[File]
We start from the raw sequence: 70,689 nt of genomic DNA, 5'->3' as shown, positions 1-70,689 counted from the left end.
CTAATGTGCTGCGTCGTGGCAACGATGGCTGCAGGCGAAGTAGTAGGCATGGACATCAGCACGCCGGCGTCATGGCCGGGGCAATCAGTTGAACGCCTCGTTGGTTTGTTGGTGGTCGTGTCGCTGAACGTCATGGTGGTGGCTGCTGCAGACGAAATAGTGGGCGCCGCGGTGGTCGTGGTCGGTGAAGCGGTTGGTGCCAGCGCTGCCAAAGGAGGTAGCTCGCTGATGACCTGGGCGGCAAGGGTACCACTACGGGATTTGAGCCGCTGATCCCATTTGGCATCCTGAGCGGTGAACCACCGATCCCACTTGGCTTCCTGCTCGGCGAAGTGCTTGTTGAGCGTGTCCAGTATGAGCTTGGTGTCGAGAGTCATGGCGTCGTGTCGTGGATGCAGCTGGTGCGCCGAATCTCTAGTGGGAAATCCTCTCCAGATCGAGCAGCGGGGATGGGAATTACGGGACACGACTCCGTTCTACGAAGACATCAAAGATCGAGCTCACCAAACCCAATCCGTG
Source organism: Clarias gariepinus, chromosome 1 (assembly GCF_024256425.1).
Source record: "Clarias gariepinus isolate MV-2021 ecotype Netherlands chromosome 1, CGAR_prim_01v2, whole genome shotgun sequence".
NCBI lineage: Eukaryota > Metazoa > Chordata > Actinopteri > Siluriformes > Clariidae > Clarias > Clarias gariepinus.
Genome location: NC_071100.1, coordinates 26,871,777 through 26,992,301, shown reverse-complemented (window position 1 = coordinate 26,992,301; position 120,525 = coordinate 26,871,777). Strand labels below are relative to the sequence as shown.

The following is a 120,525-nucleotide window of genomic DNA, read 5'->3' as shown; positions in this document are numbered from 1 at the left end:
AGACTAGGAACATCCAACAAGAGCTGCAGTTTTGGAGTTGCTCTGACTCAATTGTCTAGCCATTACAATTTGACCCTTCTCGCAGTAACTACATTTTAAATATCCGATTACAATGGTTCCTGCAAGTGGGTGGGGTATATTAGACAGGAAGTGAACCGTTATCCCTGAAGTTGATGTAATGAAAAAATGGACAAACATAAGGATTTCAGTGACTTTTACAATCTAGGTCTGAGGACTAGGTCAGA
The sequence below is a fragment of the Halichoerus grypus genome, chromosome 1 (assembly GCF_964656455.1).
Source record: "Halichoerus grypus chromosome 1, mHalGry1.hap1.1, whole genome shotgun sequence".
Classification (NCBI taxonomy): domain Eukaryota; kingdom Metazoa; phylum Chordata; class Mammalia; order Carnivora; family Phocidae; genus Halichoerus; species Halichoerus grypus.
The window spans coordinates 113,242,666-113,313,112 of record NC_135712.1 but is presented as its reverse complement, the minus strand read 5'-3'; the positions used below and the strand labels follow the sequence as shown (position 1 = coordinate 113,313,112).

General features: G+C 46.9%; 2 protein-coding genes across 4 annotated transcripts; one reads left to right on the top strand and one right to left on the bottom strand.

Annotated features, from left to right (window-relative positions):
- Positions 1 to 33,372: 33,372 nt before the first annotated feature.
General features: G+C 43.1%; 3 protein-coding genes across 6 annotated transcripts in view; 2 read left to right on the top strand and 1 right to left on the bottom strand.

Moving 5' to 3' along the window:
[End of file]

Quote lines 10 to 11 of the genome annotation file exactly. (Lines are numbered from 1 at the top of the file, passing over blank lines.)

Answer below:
Source record: "Halichoerus grypus chromosome 1, mHalGry1.hap1.1, whole genome shotgun sequence".
Classification (NCBI taxonomy): domain Eukaryota; kingdom Metazoa; phylum Chordata; class Mammalia; order Carnivora; family Phocidae; genus Halichoerus; species Halichoerus grypus.